As I lifted my feet up into shoulder stand, the yoga teacher leading the class went into a personal story about listening to one of her teachers back in Japan. He was a Zen monk. He explained how you can tell a lot about a person by the way they take off their shoes. She said all the students turned towards the front door, embarrassed by the utter shoe disarray. She laughed a little and continued. “The next day, all the shoes were perfectly aligned.”
She explained how in Japan, there is great emphasis on the way you enter another home. The way you take off your shoes, hang your jacket, etc. is a direct reflection of the way you were raised (I know my Mom is emphatically nodding reading this, “Yes, yes it is!”). So, out of compassion for one’s parents, and to represent them best, you take great care in carefully taking off your shoes, setting them down intentionally, and hanging your jacket. Very often, this simple entrance ritual is lost and we barbarically enter a house half way to the kitchen before remembering to remove our shoes. I know if I smell some sort of baking deliciousness happening, I totally forget.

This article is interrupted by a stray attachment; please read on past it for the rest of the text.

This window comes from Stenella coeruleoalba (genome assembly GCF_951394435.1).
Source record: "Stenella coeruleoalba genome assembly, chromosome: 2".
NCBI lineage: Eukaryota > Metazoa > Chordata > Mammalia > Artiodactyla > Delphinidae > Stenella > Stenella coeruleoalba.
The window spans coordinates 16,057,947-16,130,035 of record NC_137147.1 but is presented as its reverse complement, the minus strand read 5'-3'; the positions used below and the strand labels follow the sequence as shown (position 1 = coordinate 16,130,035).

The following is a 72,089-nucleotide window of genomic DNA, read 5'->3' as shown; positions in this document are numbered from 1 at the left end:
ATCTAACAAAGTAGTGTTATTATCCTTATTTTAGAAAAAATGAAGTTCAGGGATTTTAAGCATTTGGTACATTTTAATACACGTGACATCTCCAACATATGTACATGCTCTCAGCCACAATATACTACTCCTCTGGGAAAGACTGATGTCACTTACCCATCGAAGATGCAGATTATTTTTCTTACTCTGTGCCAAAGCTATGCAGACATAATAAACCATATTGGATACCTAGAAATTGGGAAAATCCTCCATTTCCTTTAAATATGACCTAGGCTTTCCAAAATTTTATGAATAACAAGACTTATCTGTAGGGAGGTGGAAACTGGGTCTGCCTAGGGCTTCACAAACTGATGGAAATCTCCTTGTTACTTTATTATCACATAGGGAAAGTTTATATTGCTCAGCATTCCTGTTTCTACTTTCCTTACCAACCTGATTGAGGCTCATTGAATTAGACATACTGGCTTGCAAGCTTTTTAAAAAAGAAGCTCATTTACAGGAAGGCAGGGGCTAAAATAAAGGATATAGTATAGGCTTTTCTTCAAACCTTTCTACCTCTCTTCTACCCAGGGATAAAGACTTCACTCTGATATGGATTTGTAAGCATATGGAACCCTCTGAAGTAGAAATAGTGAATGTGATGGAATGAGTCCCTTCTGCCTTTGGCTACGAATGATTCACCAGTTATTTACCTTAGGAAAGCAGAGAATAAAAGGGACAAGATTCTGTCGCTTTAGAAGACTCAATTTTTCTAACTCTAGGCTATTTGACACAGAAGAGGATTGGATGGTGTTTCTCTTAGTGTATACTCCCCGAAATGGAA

If our mind is already on the food, or the friends, family, maybe neighbors we’re about to see, we forget the entrance, which is a necessary step along the way.
Taking your shoes off is one of those seemingly meaningless tasks. Who really cares? Kick em right off. But that carelessness adds up and carries over into other seemingly meaningless tasks. Bringing mindfulness to even the smallest tasks helps live in the present fully. It’s a practice in taking one’s time, bringing intention to each action, and yanking the mind back from all the places it wants to jump forward to. If the mind is always on the future, what needs to be done, all the things it wants, etc., you’ll find not just your mind barreling forward, but your self. Move about life gracefully, and take your shoes off with some intention.